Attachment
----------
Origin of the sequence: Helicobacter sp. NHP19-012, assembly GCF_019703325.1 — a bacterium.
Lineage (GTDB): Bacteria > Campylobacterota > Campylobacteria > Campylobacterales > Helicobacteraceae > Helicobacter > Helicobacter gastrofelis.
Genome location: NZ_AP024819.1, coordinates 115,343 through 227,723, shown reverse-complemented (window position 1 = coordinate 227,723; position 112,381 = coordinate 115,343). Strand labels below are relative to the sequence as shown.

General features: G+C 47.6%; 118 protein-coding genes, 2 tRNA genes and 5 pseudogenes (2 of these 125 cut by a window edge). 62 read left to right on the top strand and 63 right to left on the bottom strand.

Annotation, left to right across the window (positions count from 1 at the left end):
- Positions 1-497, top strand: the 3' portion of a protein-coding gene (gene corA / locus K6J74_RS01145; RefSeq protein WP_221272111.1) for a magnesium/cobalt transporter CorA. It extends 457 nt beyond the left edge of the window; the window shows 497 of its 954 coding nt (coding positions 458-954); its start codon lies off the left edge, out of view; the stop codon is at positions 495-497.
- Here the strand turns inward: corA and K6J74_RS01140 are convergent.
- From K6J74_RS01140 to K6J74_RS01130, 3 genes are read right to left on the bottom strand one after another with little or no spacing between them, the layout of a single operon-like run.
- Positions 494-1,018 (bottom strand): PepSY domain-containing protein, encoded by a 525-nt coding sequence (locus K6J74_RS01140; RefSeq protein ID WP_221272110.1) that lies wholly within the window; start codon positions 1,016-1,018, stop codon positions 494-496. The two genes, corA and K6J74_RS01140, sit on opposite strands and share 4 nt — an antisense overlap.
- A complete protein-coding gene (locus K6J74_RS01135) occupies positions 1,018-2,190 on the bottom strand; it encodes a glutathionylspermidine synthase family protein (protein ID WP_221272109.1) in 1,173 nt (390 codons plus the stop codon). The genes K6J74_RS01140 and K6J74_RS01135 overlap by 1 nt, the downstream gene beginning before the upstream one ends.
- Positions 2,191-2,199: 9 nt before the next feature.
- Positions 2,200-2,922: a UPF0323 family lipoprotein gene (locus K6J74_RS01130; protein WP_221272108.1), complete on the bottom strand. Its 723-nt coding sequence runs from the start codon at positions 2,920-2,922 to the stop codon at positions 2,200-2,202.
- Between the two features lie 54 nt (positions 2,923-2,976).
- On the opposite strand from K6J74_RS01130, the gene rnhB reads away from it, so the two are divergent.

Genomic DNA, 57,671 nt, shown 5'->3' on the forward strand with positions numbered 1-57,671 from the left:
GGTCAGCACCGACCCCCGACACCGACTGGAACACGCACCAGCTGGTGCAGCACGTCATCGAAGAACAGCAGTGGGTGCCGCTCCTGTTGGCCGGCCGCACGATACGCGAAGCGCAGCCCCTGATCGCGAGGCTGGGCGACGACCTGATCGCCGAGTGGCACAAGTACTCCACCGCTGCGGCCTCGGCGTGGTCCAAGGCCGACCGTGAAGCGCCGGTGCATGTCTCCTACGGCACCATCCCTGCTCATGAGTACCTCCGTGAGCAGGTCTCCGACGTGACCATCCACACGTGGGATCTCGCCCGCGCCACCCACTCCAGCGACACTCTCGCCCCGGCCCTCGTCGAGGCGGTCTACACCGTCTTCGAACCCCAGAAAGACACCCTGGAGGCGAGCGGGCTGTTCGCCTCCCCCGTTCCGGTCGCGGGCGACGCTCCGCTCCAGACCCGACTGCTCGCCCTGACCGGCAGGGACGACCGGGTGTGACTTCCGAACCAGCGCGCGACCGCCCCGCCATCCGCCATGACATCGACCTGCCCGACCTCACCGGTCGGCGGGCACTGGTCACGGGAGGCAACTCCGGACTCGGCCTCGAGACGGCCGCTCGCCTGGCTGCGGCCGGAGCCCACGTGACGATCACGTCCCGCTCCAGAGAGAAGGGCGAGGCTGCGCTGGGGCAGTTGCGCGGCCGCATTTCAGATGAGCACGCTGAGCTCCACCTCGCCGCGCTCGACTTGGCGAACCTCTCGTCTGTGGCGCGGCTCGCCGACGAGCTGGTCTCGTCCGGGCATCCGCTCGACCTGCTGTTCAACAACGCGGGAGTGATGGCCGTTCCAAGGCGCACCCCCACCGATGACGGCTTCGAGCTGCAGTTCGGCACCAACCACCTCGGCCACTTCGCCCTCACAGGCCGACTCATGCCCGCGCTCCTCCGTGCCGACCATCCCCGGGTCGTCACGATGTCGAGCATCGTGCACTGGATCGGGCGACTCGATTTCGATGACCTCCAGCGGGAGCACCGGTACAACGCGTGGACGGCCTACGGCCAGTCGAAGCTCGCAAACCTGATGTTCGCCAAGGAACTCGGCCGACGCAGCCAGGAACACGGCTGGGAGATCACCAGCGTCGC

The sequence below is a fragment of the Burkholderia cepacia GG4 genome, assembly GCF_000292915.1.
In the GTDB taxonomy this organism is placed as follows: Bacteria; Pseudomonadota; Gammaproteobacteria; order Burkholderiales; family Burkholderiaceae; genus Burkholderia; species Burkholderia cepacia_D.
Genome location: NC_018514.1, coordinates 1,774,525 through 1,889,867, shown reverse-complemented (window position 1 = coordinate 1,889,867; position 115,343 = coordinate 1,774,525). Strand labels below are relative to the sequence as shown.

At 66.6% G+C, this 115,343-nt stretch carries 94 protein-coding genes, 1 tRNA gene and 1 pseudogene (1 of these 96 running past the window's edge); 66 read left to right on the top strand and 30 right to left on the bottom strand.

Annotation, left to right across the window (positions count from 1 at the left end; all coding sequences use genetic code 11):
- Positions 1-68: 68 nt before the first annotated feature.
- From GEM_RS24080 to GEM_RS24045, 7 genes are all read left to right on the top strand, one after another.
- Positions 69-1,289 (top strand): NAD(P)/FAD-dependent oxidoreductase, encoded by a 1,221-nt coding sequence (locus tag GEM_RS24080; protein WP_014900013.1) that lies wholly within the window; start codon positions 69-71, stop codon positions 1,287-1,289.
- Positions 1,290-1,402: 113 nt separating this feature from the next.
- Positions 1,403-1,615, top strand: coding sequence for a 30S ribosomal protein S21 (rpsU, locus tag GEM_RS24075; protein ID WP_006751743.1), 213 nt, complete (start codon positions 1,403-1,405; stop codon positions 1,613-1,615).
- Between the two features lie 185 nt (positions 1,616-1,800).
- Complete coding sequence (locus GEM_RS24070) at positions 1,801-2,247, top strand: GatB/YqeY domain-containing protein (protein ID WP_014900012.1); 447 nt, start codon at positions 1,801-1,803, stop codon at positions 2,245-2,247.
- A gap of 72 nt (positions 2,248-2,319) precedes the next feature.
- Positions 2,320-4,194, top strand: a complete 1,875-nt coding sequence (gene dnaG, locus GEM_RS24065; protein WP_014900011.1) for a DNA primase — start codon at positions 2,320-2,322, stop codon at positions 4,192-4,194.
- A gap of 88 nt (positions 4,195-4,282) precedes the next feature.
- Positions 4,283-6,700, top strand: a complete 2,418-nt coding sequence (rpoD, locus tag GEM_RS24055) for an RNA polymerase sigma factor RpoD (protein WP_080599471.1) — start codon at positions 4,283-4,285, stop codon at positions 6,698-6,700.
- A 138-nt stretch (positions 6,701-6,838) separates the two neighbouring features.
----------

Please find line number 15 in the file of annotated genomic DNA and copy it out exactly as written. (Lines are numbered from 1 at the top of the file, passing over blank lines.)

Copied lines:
Genomic DNA, 57,671 nt, shown 5'->3' on the forward strand with positions numbered 1-57,671 from the left: